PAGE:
The Gaelic Athletic Association (GAA), Football Association of Ireland (FAI) and Irish Rugby Football Union (IRFU) will put a joint proposal to Government for the safe return of spectators to stadiums, as they warn of the threat to the three organisations’ future.
The three sporting bodies told the Oireachtas Covid-19 committee it was of paramount importance to get significant numbers of supporters back at matches.
As they work on a joint roadmap to put to Government, they expressed confidence they could adhere to all safety protocols.
But IRFU chief executive Philip Browne said having 5,000 spectators in the Aviva Stadium would actually be a cost to the organisation.
A 2m social distancing between spectators would allow 7,000 into the stadium but would make “absolutely no difference” to the organisation’s stark financial situation, while a 1m separation would allow for 18,000 spectators, “not ideal but manageable”.
The IRFU faces “catastrophic” losses of more than €30 million this year. Mr Browne said the men’s national team generated 80 per cent of revenue. They were unable to invoice for 10-year tickets and will continue to “burn” at least €5 million a month on professional salaries. The IRFU will be forced to commence borrowing in January and “the very existence of rugby in Ireland will inevitably be under significant threat at some point in 2021”.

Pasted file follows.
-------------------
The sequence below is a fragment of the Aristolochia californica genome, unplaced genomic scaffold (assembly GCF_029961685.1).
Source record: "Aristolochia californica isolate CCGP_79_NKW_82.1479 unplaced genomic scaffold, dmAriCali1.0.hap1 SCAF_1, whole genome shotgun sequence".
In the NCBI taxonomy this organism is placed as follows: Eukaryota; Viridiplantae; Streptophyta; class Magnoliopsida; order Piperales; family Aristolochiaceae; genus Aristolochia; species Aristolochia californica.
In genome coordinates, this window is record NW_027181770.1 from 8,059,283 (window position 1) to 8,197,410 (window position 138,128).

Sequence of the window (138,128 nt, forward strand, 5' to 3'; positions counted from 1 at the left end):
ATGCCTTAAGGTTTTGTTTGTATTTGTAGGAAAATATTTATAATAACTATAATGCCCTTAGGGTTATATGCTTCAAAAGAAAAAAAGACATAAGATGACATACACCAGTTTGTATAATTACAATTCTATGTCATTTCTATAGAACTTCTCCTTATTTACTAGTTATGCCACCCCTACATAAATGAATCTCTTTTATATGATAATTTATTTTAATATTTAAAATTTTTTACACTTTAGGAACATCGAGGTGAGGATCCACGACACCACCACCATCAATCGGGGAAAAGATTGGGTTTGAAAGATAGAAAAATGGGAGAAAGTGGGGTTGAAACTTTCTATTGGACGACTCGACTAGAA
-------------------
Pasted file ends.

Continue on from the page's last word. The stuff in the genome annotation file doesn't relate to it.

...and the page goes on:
Mr Browne said Leinster play Saracens on Saturday and a gate return of about €2 million would normally be expected, but there would be no income without spectators.
He also said club games at amateur level had successfully restarted while clubs in Britain are not expected to restart them until next year.
Interim FAI chief executive Gary Owens said League of Ireland clubs were entering "really dangerous territory" and they could not survive without spectators.
The FAI appreciated the support from the Government in keeping the association solvent, “but this time we are not responsible and we are not alone”. Mr Owens said the association was seeking €19.2 million in support.
He told Labour TD Duncan Smith that Shamrock Rovers took a “significant hit” with the lack of spectators at the match against AC Milan in Tallaght Stadium on Thursday night. “Income from streaming was disappointingly low,” he added.
GAA director general Tom Ryan said that 85 per cent of income is reinvested in the community game. In 2020 alone they face losses of €50 million and €20 million next year.
GAA president John Horan said he was confident they had protocols in place to continue to keep members and facilities safe. Any cases within GAA clubs "have come from outside factors rather than from within".
He said the GAA received an average of 91,000 replies daily to health questionnaires on the app members use and this maintains public safety awareness.
Mr Ryan told Sinn Féin TD Imelda Munster they had not come across many instances of people congregating after matches.
Some clubs acted immediately and with caution by closing everything where there was a case. “The reservations and restrictions were borne out of fear of those things arising rather than reported cases and we didn’t come across many cases.” He said their mantra of “turn up, play the game and go home” worked.
Sports Ireland chief executive John Treacy said the €70 million in Government funding to assist sports organisations included €40 million for the three main field sports and €10 million for national governing bodies.
Research they had done showed significant increases in sporting activity, with three million people now regularly walking.